Blog powered by Typepad

« Cookbooks: What to keep on the kitchen counter | Main | A tale of two trees: Stewartia pseudocamellia ... »

Sunday, June 20, 2010


Feed You can follow this conversation by subscribing to the comment feed for this post.


I got to the end of this post and uttered out loud "oh dear"; I hadn't expected it after the happy outcome with the blooming Stewartia. A delicate dwarf crabapple instead? that should be very hardy.

Lisa at Greenbow

It doesn't look very healthy from here. Our Forest Pansy was ripped in two during a vicious wind storm. It is trying to survive. I wanted to take it out but my DB wants to let it go until it gives up. So we have. It is quite the trooper.

Barbara H.

OK, this is too sad and too soon. I know it has struggled, but this last winter was so difficult everywhere. I think the Redbud needs one more year. Go out in a loving, peaceful state of mind, put your hands on it, tell it out loud you love it, and send love straight from your heart through your hands to it for as long as it feels needed, or until you need to stop. That's my 2 cents.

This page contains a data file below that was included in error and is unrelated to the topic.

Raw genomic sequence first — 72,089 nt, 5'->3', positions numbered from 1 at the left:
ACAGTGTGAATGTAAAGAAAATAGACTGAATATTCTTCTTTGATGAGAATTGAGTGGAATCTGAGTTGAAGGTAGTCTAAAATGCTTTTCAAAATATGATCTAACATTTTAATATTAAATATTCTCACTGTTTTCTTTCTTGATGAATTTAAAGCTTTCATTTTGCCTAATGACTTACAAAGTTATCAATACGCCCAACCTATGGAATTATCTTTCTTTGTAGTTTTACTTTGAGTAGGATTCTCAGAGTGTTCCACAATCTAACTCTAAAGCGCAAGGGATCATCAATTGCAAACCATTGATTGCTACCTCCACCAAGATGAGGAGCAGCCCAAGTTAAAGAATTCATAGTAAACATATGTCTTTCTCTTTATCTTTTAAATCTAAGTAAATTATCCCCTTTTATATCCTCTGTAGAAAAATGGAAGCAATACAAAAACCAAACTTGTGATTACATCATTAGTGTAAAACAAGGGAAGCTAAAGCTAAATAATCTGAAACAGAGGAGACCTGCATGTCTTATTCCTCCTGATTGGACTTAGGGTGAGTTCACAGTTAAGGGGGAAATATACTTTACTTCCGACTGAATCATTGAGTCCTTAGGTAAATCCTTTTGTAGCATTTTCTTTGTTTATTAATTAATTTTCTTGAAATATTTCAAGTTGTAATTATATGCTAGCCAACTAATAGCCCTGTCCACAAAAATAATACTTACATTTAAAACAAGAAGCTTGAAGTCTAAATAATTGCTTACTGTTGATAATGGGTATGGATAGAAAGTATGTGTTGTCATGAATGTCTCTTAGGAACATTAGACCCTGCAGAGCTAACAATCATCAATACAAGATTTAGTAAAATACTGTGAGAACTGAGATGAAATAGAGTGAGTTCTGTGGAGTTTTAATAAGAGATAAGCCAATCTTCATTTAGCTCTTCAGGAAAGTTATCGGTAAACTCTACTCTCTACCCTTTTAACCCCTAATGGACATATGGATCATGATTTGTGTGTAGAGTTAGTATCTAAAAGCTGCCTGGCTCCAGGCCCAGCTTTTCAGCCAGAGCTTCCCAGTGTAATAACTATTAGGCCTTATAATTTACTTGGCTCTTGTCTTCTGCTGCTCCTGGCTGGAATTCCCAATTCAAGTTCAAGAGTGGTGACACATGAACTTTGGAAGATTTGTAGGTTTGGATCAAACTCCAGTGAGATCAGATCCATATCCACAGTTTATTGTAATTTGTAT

Deborah at Kilbourne Grove

My cercis (not Forest Pansy) did the same thing this year, although it has only been planted for 4 years. I cannot believe how fast it is regrowing, I will wait until after July 4th to do any serious pruning on it. I wonder what was going on this year?


Barbara — I think the redbud has already recognized our concern because it does seem to be rousing itself, at least on the live branches.

Deborah — The speed of the new growth is amazing. Suddenly there seem to be little branches shooting up everywhere. The pruning will leave some big stumps but if the tree survives they will eventually be hidden.

Barbara H.

Thanks for the encouraging update. I'll be keeping my fingers crossed for it - and sending healing thoughts its way!

The comments to this entry are closed.


Words & Images

  • The copyright to photos on this Web site is held by the photographer, Mark Golbach, unless credited otherwise. Original text is copyright by Linda Brazill. Please contact for permission to use.